Data points above the line suggest that a team’s average passes per possession was higher than expected given their average ball speed. Conversely, points below the line suggest that a team’s passes per possession aren’t quite up to par. Here is a list of teams accompanied by how many more (or less) passes they tend to complete given their average speed of play.
|Team||Average Passes Above Expected|
|West Bromwich Albion||-0.005|
|West Ham United||-0.598|
|Queens Park Rangers||-0.693|
The ordering of this list is just about what you would expect. Any time Swansea is brought up in conversation, it’s commonly found in a discussion about possession oriented styles and “pass first” philosophy. On occasions, I’ve heard their ball movement likened to a metronome, suggesting that it’s not just the amount of Swansea’s passes that are exceptional, it’s also their rate. This table seems to lend credibility to the analysis.
Stoke City — the famous practitioners of direct football — fall on the opposite end of the spectrum, completing 0.67 fewer passes per possession than their average ball speed would otherwise predict. Given Stoke’s tactical disposition of knocking it long and hoping for a fortuitous bounce, it shouldn’t come as much of a shock that they’re completing fewer passes than they should be.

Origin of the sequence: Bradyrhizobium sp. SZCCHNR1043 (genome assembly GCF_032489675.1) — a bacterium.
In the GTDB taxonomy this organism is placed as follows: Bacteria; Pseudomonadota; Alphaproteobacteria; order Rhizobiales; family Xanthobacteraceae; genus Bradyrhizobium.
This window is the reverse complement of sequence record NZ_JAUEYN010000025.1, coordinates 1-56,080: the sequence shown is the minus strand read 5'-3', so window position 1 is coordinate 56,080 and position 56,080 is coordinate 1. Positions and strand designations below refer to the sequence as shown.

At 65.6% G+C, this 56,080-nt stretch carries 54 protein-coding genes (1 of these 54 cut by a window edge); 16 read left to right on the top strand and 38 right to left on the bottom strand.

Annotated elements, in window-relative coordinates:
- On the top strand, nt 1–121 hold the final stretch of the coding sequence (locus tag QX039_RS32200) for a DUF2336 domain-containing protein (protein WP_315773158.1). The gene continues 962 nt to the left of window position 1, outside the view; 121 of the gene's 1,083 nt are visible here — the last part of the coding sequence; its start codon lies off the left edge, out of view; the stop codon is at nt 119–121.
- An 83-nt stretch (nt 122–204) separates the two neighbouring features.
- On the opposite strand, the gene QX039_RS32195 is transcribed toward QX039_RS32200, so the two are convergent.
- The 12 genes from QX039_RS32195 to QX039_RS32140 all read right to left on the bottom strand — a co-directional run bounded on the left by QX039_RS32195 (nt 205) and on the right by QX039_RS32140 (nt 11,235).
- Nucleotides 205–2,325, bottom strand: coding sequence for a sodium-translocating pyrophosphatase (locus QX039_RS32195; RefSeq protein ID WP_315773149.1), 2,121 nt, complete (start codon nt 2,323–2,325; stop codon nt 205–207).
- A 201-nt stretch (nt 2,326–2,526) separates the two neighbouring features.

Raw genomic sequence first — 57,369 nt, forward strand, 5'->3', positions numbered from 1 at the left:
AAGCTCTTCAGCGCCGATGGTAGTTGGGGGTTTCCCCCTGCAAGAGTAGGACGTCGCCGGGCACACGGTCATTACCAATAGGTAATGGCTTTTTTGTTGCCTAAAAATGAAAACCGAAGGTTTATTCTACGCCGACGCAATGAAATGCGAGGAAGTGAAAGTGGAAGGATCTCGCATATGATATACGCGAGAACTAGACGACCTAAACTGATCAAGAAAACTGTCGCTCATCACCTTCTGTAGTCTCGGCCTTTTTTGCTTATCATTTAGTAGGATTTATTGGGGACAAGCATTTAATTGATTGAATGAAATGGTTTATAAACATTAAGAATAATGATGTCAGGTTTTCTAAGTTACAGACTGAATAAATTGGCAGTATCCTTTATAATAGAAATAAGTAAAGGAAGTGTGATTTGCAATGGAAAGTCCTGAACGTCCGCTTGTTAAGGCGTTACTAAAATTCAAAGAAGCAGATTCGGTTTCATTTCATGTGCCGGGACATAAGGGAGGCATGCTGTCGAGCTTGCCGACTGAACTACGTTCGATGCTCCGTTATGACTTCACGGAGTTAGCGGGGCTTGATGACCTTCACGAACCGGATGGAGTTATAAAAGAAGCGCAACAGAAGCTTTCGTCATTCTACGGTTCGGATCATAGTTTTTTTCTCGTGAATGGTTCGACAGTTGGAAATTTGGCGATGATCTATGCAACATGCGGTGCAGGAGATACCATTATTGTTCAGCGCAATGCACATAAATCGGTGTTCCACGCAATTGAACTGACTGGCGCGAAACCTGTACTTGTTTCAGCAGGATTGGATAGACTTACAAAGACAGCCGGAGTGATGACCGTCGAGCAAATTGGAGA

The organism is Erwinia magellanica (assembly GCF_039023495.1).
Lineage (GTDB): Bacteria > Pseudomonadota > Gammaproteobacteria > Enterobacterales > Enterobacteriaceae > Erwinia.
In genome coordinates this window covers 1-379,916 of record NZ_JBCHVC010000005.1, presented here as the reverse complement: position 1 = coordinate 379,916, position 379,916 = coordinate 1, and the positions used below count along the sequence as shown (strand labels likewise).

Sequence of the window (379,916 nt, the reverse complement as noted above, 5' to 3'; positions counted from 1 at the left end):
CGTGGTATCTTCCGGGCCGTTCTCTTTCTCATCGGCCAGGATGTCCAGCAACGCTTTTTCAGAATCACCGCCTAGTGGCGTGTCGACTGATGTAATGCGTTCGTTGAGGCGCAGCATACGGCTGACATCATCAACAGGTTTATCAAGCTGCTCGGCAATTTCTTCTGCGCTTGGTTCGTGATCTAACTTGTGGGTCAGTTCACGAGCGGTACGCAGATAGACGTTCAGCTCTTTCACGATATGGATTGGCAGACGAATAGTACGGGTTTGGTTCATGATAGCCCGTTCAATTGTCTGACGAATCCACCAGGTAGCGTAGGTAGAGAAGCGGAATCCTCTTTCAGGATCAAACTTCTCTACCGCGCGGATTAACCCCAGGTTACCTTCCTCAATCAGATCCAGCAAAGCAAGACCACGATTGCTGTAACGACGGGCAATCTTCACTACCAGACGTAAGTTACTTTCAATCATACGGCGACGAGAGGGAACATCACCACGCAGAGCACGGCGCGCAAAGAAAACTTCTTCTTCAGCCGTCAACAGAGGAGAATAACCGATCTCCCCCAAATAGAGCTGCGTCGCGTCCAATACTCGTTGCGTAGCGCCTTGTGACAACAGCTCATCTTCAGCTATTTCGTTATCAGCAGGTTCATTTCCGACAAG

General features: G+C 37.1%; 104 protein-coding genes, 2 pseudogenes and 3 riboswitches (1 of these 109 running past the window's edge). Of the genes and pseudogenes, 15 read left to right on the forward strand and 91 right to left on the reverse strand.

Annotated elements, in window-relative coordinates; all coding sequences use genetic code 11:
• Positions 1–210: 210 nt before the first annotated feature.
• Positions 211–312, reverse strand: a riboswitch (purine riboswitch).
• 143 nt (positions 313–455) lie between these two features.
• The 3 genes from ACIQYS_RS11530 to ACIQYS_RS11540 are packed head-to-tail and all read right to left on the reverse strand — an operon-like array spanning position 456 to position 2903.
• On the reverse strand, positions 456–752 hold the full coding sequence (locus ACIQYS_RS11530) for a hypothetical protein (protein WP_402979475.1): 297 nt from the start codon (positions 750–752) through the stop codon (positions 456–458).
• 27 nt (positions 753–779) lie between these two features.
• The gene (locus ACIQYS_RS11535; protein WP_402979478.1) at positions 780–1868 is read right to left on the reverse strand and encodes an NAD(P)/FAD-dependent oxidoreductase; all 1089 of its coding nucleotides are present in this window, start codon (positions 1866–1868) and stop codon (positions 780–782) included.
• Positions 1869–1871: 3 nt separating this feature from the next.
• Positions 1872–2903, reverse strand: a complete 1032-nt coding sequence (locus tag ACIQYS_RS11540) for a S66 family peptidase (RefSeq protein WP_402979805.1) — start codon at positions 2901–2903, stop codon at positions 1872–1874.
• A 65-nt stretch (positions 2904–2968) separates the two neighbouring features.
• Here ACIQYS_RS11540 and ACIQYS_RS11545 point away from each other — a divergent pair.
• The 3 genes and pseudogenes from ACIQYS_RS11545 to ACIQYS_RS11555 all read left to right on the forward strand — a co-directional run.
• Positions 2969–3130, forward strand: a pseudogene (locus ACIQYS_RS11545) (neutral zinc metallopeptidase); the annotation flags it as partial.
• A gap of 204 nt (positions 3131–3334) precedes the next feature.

Tottenham’s position, however, seems like a surprise. By segmenting their games from the rest, we can get a glimpse into exactly why. Tottenham, like most top PL sides, play on the lower end of the ball speed spectrum — a byproduct of spending more time in favorable game states and therefore being forced to attempt fewer long balls. It seems that Tottenham suffered from wild inconsistency in these metrics. While being exceptional during some games, Tottenham were less than average during others.